Online Course Development Made Easy

Online course development is making it easier for businesses of any size to break down geographic barriers and build course consistency irrespective of variation in instructor or classroom setting. Many companies are realizing the potential and efficiencies of establishing an online learning environment and many are willing to invest the dollars to begin the process, but a fair share often overlook the work that goes into the transition from traditional, classroom-based learning to a digital or blended (class/computer) learning environment.

What content you want to build into your digital course, whether you want to supplement your e-learning with classroom components, the level of interaction and evaluation your employees will need, these are all factors that will affect how you go about online course development. If the choice seems complex, it’s because it is, but here are a few simple things you can do to evaluate your company and classes to figure out how to best digitize your learning needs:

Know your goals
What are you trying to achieve with your online course? Are you looking to shift behaviour? Change attitudes? Provide enriched understanding of a specific topic? The goals of your course, or learning outcomes, will affect how the curriculum is designed. If a course is designed to train for safety, the best solution may be a video that illustrate how to wear a harness or safely operate a piece of equipment. Employees learning about product details might be better served by text-based material that can be modified with notes and manually or digitally copied with ease.

Know your content
Before you put your course material online, it’s important to do a full content inventory. Do your best to compile syllabi, notes and any other material that will go into making your course. Having a full information audit will let you know the size and scope of the project you are in for. Remember, multimedia can dramatically boost learning retention.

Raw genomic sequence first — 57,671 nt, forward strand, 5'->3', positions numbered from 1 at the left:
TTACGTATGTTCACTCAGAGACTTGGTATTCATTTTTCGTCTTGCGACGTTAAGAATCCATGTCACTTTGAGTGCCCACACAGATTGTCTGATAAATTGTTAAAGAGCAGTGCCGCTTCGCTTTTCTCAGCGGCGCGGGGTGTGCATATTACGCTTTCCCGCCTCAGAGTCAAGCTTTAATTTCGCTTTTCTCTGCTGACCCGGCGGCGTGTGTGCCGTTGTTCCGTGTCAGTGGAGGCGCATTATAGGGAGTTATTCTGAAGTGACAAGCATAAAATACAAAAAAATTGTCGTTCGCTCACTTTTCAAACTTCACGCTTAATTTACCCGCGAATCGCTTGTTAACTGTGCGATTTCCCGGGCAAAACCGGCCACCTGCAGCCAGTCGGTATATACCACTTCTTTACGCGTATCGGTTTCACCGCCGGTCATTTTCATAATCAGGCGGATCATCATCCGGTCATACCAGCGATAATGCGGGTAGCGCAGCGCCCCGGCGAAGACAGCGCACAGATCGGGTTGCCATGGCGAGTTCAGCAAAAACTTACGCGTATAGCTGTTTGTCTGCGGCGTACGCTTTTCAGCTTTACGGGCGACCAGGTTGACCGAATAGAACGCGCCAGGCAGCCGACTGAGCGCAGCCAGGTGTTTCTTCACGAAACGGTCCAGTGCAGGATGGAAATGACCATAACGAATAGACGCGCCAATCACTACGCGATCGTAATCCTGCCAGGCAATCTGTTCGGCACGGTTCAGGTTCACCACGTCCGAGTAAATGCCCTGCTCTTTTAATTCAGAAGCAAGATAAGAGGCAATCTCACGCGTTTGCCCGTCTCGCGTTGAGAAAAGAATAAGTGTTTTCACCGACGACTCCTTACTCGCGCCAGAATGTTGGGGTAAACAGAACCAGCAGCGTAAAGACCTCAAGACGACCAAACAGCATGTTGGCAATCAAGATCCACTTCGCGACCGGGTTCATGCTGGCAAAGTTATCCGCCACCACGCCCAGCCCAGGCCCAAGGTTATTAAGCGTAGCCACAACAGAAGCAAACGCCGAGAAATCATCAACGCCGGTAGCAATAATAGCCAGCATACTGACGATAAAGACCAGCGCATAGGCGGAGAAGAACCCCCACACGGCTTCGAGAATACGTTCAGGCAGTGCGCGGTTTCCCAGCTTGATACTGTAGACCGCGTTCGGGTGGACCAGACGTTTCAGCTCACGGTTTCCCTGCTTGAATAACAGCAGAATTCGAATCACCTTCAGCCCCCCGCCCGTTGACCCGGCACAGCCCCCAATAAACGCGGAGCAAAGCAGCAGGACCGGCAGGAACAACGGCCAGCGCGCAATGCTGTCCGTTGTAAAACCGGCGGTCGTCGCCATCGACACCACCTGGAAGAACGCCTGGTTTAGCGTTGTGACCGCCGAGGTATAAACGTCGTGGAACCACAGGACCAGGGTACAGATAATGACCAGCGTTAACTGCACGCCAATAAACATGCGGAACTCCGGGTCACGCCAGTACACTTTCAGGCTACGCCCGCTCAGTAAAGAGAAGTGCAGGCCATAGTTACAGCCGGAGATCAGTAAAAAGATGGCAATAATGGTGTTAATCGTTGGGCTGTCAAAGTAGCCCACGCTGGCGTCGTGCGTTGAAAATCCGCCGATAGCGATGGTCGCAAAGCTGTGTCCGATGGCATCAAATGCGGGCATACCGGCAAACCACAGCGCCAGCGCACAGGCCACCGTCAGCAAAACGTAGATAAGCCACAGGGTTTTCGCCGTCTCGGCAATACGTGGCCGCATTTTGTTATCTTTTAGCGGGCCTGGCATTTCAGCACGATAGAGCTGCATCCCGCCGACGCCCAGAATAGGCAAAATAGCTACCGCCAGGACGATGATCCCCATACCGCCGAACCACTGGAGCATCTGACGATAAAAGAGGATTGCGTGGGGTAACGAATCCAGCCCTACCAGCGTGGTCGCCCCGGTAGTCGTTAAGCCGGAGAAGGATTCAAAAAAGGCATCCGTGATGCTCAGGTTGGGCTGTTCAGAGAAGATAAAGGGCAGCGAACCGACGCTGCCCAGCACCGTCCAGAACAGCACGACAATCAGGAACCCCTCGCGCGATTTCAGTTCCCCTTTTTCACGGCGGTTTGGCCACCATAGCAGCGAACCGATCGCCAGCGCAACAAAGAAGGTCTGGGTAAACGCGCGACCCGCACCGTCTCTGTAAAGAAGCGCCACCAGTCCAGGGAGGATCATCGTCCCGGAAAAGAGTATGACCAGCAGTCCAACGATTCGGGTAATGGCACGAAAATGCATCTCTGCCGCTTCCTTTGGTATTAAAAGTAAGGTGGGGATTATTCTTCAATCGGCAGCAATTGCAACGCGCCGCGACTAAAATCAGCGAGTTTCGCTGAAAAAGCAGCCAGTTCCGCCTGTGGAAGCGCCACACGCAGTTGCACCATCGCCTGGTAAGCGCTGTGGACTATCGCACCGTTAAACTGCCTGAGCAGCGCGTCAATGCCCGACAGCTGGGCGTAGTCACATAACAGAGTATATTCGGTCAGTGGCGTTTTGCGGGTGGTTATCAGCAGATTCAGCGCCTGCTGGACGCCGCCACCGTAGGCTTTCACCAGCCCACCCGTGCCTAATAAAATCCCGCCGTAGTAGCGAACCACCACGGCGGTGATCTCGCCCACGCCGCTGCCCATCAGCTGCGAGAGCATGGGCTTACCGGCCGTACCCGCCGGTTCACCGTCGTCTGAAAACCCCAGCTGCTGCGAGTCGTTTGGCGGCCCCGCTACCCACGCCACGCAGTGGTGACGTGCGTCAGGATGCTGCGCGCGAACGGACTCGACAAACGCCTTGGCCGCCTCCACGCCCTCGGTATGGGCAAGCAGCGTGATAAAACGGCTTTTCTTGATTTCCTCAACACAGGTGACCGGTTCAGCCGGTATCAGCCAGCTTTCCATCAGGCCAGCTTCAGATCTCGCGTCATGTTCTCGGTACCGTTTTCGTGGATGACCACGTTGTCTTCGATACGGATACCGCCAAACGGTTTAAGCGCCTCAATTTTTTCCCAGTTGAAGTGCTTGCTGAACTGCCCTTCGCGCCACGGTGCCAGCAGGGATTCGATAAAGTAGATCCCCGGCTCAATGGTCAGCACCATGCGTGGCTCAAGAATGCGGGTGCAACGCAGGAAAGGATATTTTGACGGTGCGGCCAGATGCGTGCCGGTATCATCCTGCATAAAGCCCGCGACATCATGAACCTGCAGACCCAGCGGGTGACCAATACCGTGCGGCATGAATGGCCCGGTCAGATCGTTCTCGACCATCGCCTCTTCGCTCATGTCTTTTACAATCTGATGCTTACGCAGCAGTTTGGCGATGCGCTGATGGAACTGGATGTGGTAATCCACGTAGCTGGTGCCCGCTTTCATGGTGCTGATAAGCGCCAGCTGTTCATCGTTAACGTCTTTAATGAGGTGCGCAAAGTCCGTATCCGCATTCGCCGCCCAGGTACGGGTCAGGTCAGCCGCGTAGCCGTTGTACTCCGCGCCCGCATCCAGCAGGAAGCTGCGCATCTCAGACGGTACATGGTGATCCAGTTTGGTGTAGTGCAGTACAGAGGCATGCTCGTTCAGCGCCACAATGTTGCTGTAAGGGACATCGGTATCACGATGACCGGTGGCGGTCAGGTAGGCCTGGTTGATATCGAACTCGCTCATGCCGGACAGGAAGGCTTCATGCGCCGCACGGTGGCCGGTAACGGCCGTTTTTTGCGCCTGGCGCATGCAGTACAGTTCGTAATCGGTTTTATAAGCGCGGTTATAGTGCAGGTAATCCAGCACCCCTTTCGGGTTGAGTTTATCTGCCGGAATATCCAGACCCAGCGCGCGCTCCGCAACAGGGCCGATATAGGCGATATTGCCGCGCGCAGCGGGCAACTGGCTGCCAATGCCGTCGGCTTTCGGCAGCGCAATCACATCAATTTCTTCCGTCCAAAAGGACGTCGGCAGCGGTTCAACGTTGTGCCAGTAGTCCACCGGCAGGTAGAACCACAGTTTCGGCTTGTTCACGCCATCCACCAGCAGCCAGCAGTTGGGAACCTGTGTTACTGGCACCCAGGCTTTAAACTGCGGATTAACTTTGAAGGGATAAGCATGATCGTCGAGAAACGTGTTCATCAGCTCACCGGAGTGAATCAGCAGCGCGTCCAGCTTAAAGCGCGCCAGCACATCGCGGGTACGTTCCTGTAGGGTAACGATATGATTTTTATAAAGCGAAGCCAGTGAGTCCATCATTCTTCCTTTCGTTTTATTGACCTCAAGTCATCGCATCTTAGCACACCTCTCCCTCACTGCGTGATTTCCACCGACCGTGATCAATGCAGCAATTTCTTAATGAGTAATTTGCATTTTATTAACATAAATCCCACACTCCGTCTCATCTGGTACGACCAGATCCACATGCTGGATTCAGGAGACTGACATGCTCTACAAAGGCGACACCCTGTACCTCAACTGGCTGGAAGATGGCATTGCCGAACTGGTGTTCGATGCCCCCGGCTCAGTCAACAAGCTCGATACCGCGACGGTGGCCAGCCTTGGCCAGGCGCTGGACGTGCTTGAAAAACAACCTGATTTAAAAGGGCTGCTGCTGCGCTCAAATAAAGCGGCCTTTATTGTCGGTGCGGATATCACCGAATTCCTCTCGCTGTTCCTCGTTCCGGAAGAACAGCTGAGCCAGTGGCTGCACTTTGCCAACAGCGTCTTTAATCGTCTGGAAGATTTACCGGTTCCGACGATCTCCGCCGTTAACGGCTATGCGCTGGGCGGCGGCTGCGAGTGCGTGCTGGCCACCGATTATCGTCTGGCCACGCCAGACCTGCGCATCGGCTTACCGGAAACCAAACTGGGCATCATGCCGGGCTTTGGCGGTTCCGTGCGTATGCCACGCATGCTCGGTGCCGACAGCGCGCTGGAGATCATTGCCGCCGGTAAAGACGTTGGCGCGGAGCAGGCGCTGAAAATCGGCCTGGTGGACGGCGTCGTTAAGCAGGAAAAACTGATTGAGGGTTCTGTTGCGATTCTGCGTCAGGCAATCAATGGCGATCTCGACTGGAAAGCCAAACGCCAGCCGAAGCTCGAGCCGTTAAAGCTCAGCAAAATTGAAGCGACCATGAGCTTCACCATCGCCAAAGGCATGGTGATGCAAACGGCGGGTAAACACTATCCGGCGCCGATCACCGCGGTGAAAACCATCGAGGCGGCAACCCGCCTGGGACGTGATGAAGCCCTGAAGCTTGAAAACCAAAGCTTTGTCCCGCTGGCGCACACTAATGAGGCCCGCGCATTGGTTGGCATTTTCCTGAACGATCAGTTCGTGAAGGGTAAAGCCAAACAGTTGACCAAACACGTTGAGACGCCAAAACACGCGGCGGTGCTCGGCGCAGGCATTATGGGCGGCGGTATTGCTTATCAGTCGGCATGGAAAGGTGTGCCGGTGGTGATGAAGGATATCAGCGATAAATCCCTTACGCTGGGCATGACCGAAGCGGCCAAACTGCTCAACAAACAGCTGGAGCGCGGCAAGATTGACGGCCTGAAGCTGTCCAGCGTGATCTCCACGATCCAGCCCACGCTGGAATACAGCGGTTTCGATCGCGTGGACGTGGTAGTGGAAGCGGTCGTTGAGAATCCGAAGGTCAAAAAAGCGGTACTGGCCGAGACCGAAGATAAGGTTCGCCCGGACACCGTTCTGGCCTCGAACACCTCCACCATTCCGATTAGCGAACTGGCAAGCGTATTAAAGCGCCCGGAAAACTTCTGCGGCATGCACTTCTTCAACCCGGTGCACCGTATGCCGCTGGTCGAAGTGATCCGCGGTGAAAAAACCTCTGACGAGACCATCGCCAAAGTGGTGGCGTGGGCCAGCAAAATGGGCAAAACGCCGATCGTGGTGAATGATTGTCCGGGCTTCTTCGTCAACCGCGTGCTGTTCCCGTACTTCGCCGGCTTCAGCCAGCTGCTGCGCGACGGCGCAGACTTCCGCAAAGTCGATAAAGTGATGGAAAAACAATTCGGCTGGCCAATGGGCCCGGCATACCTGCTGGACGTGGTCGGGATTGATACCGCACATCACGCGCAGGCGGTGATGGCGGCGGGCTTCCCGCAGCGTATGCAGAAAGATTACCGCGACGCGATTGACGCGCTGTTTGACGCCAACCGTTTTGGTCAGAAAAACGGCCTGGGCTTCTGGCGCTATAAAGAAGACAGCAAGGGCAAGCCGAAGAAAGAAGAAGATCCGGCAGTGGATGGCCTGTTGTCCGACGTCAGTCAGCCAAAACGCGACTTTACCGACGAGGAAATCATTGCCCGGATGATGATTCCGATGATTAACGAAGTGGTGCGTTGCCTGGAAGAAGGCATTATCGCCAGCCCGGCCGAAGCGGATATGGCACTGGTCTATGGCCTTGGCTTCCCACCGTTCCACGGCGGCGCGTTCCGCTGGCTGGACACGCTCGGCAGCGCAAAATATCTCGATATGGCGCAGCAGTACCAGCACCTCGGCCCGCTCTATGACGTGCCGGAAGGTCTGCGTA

Have an end goal in mind
Don’t just think of immediate solutions. Think of how your course will affect staff in the long run and what resources you’ll need in order to deliver the course effectively over time. Is the course meant to solve a short-term problem or will it be a dependable part of employee orientation. Will delivery be required seasonally or annually? Will you be using internal or external resources for course delivery? Do your courses require updates or approval from any official regulatory bodies? All of these things will need to be incorporated into the long-term plan around your course deployment.

Engage with dialogue
In the classroom, dialogue is easy; instructors are immediately available to explain concepts or walk employees through difficult problems and learning supplements are at arm’s reach. This is not always the case for online courses and it has taken several years of technological advancement for e-learning to progress past a one-way information exchange to become a two-way dialogue. The downside of this process has been preparation for instructors and course designers. While email exchange and chat portals have alleviated the dialogue drought, it’s still up to course designers to tailor information for this exchange, which can sometimes mean rewriting things like PowerPoint slides or course information in a way that promotes digital dialogue and participation.

Instructors can do simple things to bolster classroom engagement and make digital content more effective:

  • Ask questions every 5-8 minutes to maintain learner focus.
  • Add pauses in material to enable mental digestion.
  • Add turning points, where information unfolds.
  • Include stories and examples to illustrate complex concepts.
  • Include small tests at the beginning and end of lessons to gauge retention.
  • Use impact videos.

Evaluation is another important step, and while you may already have tests in place to measure learning retention, digitized scoring often requires multiple choice questions and other alternative testing methods.

Prepare for Blended Learning
Blended learning (mixing classroom learning with online learning components) is another solution to the ‘dialogue dilemma.’ Studies show that blended learning is more effective than the independent use of either classroom or online learning and can be extremely effective at producing long-term results. By using classroom training for necessary components, you can reduce the total expenditure for instructor’s time and space rentals. The downside is that you will still need to book classroom and provide instructors with specialized directions for training delivery

June 17, 2015 / Blog / Tags: ,


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